Immune Checkpoints in Atherosclerosis: Toward Immunotherapy for Atheroprotection
2016 Jeffrey M. Hoeg Award Lecture
Innate and adaptive immune effector mechanisms, in conjunction with hyperlipidemia, are important drivers of atherosclerosis. The interaction between the different immune cells and the secretion of cytokines and chemokines determine the progression of atherosclerosis. The activation or dampening of the immune response is tightly controlled by immune checkpoints. Costimulatory and coinhibitory immune checkpoints represent potential targets for immune modulatory therapies for atherosclerosis. This review will discuss the current knowledge on immune checkpoints in atherosclerosis and the clinical potential of immune checkpoint targeted therapy for atherosclerosis.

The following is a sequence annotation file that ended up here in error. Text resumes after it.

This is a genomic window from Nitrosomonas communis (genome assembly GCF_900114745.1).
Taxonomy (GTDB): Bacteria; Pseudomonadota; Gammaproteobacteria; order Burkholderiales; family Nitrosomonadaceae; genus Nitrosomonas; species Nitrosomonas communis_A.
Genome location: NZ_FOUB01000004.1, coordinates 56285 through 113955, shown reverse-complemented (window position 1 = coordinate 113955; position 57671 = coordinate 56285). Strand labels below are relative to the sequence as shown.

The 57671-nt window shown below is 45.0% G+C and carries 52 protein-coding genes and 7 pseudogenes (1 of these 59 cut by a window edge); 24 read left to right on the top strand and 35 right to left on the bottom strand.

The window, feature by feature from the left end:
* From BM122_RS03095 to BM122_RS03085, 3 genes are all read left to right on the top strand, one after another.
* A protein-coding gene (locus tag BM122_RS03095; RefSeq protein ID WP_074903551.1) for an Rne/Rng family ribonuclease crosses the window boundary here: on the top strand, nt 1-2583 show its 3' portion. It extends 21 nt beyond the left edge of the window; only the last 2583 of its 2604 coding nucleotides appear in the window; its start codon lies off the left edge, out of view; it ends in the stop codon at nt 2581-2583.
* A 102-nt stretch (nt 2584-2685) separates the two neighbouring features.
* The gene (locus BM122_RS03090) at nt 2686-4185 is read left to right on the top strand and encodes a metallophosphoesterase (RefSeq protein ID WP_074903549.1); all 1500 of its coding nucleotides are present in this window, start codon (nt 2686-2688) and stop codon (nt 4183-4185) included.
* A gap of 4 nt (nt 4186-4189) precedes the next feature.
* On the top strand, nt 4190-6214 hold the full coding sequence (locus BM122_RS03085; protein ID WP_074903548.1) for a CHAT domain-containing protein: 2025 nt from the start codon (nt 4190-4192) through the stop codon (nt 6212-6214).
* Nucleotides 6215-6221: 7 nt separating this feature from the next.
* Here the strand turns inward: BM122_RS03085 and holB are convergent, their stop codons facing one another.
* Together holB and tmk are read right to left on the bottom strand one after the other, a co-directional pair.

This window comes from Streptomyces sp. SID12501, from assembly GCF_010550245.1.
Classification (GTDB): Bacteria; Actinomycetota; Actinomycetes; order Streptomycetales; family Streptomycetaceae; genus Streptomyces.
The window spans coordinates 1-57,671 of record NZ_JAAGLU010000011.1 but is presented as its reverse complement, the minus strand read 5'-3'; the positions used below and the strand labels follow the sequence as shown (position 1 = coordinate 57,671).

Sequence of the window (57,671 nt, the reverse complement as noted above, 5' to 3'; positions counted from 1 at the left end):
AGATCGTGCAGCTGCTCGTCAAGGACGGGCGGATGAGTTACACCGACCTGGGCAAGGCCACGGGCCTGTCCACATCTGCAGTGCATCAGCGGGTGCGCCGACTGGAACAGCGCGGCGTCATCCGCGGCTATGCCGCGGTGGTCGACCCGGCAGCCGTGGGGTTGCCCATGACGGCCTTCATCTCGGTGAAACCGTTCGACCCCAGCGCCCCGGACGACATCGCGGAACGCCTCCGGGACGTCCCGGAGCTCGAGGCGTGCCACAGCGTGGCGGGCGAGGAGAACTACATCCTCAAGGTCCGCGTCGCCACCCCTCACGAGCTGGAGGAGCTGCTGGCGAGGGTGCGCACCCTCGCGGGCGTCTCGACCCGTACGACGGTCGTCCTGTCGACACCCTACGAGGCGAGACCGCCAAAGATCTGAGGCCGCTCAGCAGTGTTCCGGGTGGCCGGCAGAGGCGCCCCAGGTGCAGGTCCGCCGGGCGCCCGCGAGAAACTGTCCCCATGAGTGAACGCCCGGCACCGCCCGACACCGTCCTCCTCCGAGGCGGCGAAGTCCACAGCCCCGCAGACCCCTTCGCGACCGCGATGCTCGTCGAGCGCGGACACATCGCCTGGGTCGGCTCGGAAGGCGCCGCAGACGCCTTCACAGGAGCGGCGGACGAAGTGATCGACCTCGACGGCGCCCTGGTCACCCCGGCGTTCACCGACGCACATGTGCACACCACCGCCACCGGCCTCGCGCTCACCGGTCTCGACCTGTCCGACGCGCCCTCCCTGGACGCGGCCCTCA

|Keywords||atherosclerosis, chemokines, cytokines, hyperlipidemia, mice|
|Persistent URL||dx.doi.org/10.1161/ATVBAHA.118.307742, hdl.handle.net/1765/111729|
|Journal||Arteriosclerosis, Thrombosis, and Vascular Biology|
Rouwet, E.V, & Lutgens, E. (2018). Immune Checkpoints in Atherosclerosis: Toward Immunotherapy for Atheroprotection. Arteriosclerosis, Thrombosis, and Vascular Biology, 38(8), 1678–1688. doi:10.1161/ATVBAHA.118.307742